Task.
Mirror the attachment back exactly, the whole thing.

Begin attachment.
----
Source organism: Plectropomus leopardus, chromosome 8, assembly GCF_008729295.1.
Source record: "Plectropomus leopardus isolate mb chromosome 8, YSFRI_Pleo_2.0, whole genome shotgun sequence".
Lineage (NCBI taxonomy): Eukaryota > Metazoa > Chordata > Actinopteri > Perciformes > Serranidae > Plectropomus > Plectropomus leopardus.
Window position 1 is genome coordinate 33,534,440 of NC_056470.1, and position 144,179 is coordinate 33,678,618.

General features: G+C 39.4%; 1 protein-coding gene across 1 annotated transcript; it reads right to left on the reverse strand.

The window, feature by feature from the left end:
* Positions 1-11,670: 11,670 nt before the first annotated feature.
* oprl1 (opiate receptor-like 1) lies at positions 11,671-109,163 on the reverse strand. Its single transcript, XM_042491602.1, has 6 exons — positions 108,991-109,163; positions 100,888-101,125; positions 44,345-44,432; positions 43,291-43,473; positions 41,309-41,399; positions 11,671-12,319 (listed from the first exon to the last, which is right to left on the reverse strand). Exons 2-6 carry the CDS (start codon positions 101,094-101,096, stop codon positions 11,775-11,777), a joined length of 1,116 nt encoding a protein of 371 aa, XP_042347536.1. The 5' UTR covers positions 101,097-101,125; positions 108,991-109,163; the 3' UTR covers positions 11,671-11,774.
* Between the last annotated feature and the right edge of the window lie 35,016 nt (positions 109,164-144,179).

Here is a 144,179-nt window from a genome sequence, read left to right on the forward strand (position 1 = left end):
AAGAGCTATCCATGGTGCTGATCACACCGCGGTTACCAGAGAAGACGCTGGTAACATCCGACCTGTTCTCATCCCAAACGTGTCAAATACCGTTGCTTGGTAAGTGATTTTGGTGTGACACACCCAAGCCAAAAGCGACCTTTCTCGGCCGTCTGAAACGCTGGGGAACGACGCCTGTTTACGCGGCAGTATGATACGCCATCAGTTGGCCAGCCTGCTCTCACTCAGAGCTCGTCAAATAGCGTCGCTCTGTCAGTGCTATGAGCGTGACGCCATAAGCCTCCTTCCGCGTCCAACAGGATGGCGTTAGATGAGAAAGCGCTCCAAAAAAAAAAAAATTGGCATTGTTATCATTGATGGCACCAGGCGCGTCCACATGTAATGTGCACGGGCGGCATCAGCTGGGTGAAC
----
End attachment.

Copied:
Source organism: Plectropomus leopardus, chromosome 8, assembly GCF_008729295.1.
Source record: "Plectropomus leopardus isolate mb chromosome 8, YSFRI_Pleo_2.0, whole genome shotgun sequence".
Lineage (NCBI taxonomy): Eukaryota > Metazoa > Chordata > Actinopteri > Perciformes > Serranidae > Plectropomus > Plectropomus leopardus.
Window position 1 is genome coordinate 33,534,440 of NC_056470.1, and position 144,179 is coordinate 33,678,618.

General features: G+C 39.4%; 1 protein-coding gene across 1 annotated transcript; it reads right to left on the reverse strand.

The window, feature by feature from the left end:
* Positions 1-11,670: 11,670 nt before the first annotated feature.
* oprl1 (opiate receptor-like 1) lies at positions 11,671-109,163 on the reverse strand. Its single transcript, XM_042491602.1, has 6 exons — positions 108,991-109,163; positions 100,888-101,125; positions 44,345-44,432; positions 43,291-43,473; positions 41,309-41,399; positions 11,671-12,319 (listed from the first exon to the last, which is right to left on the reverse strand). Exons 2-6 carry the CDS (start codon positions 101,094-101,096, stop codon positions 11,775-11,777), a joined length of 1,116 nt encoding a protein of 371 aa, XP_042347536.1. The 5' UTR covers positions 101,097-101,125; positions 108,991-109,163; the 3' UTR covers positions 11,671-11,774.
* Between the last annotated feature and the right edge of the window lie 35,016 nt (positions 109,164-144,179).

Here is a 144,179-nt window from a genome sequence, read left to right on the forward strand (position 1 = left end):
AAGAGCTATCCATGGTGCTGATCACACCGCGGTTACCAGAGAAGACGCTGGTAACATCCGACCTGTTCTCATCCCAAACGTGTCAAATACCGTTGCTTGGTAAGTGATTTTGGTGTGACACACCCAAGCCAAAAGCGACCTTTCTCGGCCGTCTGAAACGCTGGGGAACGACGCCTGTTTACGCGGCAGTATGATACGCCATCAGTTGGCCAGCCTGCTCTCACTCAGAGCTCGTCAAATAGCGTCGCTCTGTCAGTGCTATGAGCGTGACGCCATAAGCCTCCTTCCGCGTCCAACAGGATGGCGTTAGATGAGAAAGCGCTCCAAAAAAAAAAAAATTGGCATTGTTATCATTGATGGCACCAGGCGCGTCCACATGTAATGTGCACGGGCGGCATCAGCTGGGTGAAC